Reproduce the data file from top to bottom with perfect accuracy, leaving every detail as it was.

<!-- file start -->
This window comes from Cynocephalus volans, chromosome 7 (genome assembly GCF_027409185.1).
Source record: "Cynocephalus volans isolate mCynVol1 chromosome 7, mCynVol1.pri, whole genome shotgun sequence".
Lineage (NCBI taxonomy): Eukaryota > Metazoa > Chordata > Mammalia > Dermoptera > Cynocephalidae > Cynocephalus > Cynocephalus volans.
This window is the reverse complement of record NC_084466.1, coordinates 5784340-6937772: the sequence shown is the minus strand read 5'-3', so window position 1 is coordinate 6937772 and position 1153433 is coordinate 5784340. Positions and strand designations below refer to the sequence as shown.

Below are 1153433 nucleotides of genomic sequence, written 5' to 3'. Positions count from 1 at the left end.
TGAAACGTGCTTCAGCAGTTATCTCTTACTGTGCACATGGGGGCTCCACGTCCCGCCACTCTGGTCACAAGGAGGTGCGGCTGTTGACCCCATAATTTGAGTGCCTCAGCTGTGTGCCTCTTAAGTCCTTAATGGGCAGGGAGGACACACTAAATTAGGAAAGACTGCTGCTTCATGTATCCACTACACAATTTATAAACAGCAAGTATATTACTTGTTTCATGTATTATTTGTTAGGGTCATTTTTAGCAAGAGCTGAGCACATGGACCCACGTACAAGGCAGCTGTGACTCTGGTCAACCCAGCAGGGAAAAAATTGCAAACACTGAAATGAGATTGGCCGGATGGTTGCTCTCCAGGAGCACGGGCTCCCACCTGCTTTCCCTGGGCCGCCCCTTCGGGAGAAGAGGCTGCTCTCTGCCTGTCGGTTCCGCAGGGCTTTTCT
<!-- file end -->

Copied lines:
This window comes from Cynocephalus volans, chromosome 7 (genome assembly GCF_027409185.1).
Source record: "Cynocephalus volans isolate mCynVol1 chromosome 7, mCynVol1.pri, whole genome shotgun sequence".
Lineage (NCBI taxonomy): Eukaryota > Metazoa > Chordata > Mammalia > Dermoptera > Cynocephalidae > Cynocephalus > Cynocephalus volans.
This window is the reverse complement of record NC_084466.1, coordinates 5784340-6937772: the sequence shown is the minus strand read 5'-3', so window position 1 is coordinate 6937772 and position 1153433 is coordinate 5784340. Positions and strand designations below refer to the sequence as shown.

Below are 1153433 nucleotides of genomic sequence, written 5' to 3'. Positions count from 1 at the left end.
TGAAACGTGCTTCAGCAGTTATCTCTTACTGTGCACATGGGGGCTCCACGTCCCGCCACTCTGGTCACAAGGAGGTGCGGCTGTTGACCCCATAATTTGAGTGCCTCAGCTGTGTGCCTCTTAAGTCCTTAATGGGCAGGGAGGACACACTAAATTAGGAAAGACTGCTGCTTCATGTATCCACTACACAATTTATAAACAGCAAGTATATTACTTGTTTCATGTATTATTTGTTAGGGTCATTTTTAGCAAGAGCTGAGCACATGGACCCACGTACAAGGCAGCTGTGACTCTGGTCAACCCAGCAGGGAAAAAATTGCAAACACTGAAATGAGATTGGCCGGATGGTTGCTCTCCAGGAGCACGGGCTCCCACCTGCTTTCCCTGGGCCGCCCCTTCGGGAGAAGAGGCTGCTCTCTGCCTGTCGGTTCCGCAGGGCTTTTCT